From Student to Staff: David Bouchier (1968 – 1986)
There were educational experiments going on in every department.
My arrival as a student at the University of Essex in the autumn of 1968 came rather late, biographically speaking. At the age of twenty-nine, after some thirteen years working as a journalist, bookseller and in various other marginal occupations, I enrolled as what was ironically termed a “mature student” in the School of Comparative Studies. It was an odd experience, especially when my wife Sheila decided to join me to study art history. We were at least ten years older than most of the other students. We had a house, a dog, a cat, a Mini, and all the other paraphenalia of suburban life. So our appearance in the year of the great “youth revolution” was incongruous, to say the least.
The university itself was virtually new. There were only about 1,500 students, and both staff and students were still finding their way, in more senses than one. The fortress-like architecture, the incomprehensible room numbering system, and the looming dark presence of “The Towers” created an out-of-this-world, atmosphere that reinforced the feeling that we students were rats in a concrete maze. But at least we were experimental rats. There were educational experiments going on in every department. The first year course in Comparative Studies gave a tantalizing glimpse into the worlds of art history, literature, political science, and eighteenth century history. The idea was to jump start our brains by taking us back to to the eighteenth century Age of Enlightenment. Religion was declining, modern science was just beginning, and it seemed possible and necessary to investigate everything: morality, equality, conflict, and the best form of government. These were are huge questions, attacked with zeal by philosophers like Hobbes, Locke, Rousseau and Mill, and they were taken up in the nineteenth and early twentieth centuries by a series of mighty intellectuals, including Karl Marx, Emile Durkheim, and Max Weber, who laid the foundations of sociology.
The big questions and the big thinkers pushed me towards the study of sociology, because it seemed that in this discipline you could research, write, and even think just about anything. This proved to be almost but not entirely true. What captivated me was the broad view of society, especially in classic theory. Sociology, like anthropology and history, tends to drag us away from our preoccupation with personal issues, and asks us to look at the big picture. I was initially rather disappointed to discover that, in practice, the big picture was smaller than I had imagined, and that sociology had moved a long way towards micro-scale studies of groups and institutions. To my mind there was nothing wrong with social philosophy on the grand scale, but sociology had become an academic discipline competing for funds with all the others, and there were institutional and professional pressures to adopt a more rigorous style and a more practical focus.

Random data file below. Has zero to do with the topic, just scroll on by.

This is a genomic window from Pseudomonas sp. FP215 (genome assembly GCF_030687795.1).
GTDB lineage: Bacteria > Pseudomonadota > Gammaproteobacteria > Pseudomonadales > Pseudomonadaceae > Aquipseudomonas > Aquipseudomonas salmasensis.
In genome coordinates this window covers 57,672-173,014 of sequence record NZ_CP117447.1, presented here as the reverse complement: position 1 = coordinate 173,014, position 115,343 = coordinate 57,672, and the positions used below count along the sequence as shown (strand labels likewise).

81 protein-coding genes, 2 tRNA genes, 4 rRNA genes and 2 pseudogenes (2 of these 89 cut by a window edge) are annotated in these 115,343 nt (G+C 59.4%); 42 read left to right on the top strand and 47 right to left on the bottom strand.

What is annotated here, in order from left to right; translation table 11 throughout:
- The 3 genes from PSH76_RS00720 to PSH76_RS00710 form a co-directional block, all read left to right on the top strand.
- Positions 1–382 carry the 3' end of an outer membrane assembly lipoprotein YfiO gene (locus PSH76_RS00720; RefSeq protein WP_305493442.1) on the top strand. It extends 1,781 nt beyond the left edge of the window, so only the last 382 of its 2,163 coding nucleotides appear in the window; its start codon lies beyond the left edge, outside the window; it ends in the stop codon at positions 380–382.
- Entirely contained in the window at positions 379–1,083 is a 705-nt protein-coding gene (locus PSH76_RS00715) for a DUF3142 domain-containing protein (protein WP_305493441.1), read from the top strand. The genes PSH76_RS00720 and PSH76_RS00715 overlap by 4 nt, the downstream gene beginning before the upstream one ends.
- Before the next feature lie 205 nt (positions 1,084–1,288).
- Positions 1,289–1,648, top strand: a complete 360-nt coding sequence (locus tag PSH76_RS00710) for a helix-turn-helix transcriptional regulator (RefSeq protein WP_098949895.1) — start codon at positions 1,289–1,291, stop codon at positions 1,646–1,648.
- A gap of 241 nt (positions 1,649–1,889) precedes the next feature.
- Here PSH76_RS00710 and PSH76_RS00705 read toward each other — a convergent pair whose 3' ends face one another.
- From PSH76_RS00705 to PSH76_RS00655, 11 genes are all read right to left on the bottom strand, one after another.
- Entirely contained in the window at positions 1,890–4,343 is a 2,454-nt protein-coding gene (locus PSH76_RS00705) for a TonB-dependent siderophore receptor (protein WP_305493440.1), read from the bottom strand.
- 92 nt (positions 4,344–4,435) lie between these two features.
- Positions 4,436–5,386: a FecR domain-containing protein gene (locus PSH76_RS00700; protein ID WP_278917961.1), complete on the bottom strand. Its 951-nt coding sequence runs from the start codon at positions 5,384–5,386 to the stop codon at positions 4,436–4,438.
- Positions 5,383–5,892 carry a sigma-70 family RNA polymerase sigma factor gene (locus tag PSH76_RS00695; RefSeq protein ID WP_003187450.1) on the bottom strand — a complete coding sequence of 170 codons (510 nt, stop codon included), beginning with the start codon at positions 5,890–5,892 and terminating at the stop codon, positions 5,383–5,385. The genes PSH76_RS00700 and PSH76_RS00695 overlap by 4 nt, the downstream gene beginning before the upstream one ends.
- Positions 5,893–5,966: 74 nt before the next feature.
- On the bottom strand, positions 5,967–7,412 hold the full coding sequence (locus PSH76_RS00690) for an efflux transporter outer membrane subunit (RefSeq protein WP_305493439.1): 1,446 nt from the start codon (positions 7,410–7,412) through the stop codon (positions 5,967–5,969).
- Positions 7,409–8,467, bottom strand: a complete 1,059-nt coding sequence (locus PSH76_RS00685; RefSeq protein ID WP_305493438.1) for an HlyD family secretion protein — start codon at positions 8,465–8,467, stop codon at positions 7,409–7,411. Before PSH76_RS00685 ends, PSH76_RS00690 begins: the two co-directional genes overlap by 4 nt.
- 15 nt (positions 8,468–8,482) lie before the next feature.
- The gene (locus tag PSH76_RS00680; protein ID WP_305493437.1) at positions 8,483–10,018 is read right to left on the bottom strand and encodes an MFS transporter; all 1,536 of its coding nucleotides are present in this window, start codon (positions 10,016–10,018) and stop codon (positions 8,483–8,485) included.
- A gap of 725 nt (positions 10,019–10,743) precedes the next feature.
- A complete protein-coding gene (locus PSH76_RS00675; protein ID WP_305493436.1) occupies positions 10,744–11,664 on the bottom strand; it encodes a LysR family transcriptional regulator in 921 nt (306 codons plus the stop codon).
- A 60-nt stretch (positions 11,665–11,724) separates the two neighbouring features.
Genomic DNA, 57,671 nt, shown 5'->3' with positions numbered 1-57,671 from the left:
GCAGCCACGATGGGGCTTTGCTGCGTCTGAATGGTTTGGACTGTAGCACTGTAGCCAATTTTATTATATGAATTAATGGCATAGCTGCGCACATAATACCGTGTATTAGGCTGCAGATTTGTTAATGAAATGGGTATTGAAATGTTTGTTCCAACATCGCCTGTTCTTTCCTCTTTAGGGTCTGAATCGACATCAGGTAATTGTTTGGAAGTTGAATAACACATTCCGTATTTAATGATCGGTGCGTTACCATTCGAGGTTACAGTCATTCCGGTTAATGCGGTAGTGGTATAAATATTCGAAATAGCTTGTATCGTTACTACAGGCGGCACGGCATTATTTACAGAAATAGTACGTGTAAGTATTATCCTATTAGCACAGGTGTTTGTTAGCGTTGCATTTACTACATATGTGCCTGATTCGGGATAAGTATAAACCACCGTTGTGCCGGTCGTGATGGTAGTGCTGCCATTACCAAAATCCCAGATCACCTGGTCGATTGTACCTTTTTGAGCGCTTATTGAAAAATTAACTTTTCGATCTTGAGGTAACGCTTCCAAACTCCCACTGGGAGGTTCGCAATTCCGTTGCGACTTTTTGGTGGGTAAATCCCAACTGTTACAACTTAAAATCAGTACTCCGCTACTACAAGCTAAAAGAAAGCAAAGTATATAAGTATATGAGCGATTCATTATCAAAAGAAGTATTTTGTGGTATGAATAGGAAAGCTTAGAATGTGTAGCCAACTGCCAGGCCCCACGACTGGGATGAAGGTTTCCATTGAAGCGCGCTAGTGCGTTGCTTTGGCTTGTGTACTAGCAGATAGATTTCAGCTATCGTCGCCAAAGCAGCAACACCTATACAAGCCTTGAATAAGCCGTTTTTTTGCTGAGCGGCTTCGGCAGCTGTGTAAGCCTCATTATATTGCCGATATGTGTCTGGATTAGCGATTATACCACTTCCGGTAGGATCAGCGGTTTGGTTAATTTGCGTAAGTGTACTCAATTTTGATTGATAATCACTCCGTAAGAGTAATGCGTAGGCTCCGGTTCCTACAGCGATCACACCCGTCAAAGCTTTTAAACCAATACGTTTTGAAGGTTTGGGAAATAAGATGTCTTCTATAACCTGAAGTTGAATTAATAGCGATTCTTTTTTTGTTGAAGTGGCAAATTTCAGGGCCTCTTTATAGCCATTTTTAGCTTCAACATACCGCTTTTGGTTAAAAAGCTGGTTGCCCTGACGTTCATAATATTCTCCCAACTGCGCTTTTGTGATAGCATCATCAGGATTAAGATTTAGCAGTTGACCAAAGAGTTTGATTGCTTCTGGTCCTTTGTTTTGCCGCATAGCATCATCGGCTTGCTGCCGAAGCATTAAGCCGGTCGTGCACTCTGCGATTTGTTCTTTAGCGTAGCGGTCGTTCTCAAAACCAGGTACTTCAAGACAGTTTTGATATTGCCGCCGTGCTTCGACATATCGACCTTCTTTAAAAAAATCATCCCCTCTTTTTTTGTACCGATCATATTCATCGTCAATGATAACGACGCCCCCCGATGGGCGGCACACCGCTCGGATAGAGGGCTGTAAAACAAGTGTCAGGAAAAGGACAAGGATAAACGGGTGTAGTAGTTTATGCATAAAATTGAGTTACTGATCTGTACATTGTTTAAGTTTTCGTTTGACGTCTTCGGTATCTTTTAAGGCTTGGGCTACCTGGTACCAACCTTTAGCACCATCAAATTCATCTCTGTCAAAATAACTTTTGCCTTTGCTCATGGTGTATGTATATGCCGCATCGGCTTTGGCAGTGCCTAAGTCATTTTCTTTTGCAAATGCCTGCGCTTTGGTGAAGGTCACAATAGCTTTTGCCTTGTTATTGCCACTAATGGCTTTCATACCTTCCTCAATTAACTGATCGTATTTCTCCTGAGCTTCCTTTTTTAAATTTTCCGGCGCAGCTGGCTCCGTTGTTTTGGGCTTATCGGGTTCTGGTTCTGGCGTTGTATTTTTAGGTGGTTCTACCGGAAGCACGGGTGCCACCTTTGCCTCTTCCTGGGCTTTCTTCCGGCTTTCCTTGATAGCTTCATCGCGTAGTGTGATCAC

The quality of teaching at Essex was high and covered a wide range. We could choose between classes on theory, stratification, statistics, education, social policy, oral history, and many more. There was still scope for the sociological imagination, and the political events of those lively years from 1968 to 1974, apart from being very entertaining in themselves, steered me towards a special interest in radical political and religious movements. I was able to observe some of the key moments of the so-called “youth revolution” at Essex, in Paris, and in Berkeley, California. It was the perfect research topic.The most interesting thing about these movements to me was where the young followers got their ideas, and how those ideas changed over time. Where, for example, did students get the notion that they could change the world? How could they have so thoroughly mistaken the gesture for the reality? How could they (especially the sociology students) have missed the blazingly obvious Golden Rule: whoever has the gold makes the rules, not just sometimes but all the time?
When I graduated in 1971 I was keen to pursue these questions, and was fortunate to be appointed as a lecturer in the department, which gave me a chance to push on towards a PhD at the London School of Economics. Those were expansive times for academic employment, very unlike what came later. So, to use the traditional British naval term, I “came up through the hawsehole,” a phrase applied to foremast jacks who became officers on the same ship. There was obviously something awkward about being appointed to teach in the department where I had been a student.. When I joined there were well-established relationships and routines, not easily penetrated. But I have to say that my more experienced colleagues, many of whom are still good friends, were generously supportive of me as I took my first steps into the academic world.
So began fifteen years in the Department, during which I taught mainly theory, social movements, the Enlightenment, and American studies. The latter was an interest I had acquired after travelling all over the US in the 1960s. I soon became accustomed to the departmental routines, like morning coffee and the quasi-religious ritual of the annual revsion of the undergraduate core course. In retrospect it seems like another age: nobody cared that my office was full of pipe smoke, and it never bothered me that my typewriter worked without electricity or that I had to walk to the library to look something up in a book. From the perspective of 2014 we were pre-modern, almost primitive.